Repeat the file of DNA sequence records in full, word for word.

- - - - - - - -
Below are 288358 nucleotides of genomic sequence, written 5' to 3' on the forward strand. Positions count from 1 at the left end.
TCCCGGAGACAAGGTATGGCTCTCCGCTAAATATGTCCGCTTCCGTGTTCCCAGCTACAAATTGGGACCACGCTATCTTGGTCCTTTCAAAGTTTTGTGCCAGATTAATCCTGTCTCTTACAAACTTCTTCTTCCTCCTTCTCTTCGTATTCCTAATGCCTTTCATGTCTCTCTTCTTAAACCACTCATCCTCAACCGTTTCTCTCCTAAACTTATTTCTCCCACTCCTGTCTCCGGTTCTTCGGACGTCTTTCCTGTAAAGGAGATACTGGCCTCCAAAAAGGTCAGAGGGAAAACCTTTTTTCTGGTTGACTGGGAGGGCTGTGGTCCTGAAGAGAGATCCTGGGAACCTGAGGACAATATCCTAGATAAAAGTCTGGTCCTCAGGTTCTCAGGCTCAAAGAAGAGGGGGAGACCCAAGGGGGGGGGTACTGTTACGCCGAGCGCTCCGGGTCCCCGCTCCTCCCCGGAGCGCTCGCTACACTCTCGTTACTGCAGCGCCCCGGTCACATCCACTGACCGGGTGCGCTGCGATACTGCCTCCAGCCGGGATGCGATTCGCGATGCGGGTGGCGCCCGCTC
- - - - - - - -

Below are 288358 nucleotides of genomic sequence, written 5' to 3' on the forward strand. Positions count from 1 at the left end.
TCCCGGAGACAAGGTATGGCTCTCCGCTAAATATGTCCGCTTCCGTGTTCCCAGCTACAAATTGGGACCACGCTATCTTGGTCCTTTCAAAGTTTTGTGCCAGATTAATCCTGTCTCTTACAAACTTCTTCTTCCTCCTTCTCTTCGTATTCCTAATGCCTTTCATGTCTCTCTTCTTAAACCACTCATCCTCAACCGTTTCTCTCCTAAACTTATTTCTCCCACTCCTGTCTCCGGTTCTTCGGACGTCTTTCCTGTAAAGGAGATACTGGCCTCCAAAAAGGTCAGAGGGAAAACCTTTTTTCTGGTTGACTGGGAGGGCTGTGGTCCTGAAGAGAGATCCTGGGAACCTGAGGACAATATCCTAGATAAAAGTCTGGTCCTCAGGTTCTCAGGCTCAAAGAAGAGGGGGAGACCCAAGGGGGGGGGTACTGTTACGCCGAGCGCTCCGGGTCCCCGCTCCTCCCCGGAGCGCTCGCTACACTCTCGTTACTGCAGCGCCCCGGTCACATCCACTGACCGGGTGCGCTGCGATACTGCCTCCAGCCGGGATGCGATTCGCGATGCGGGTGGCGCCCGCTC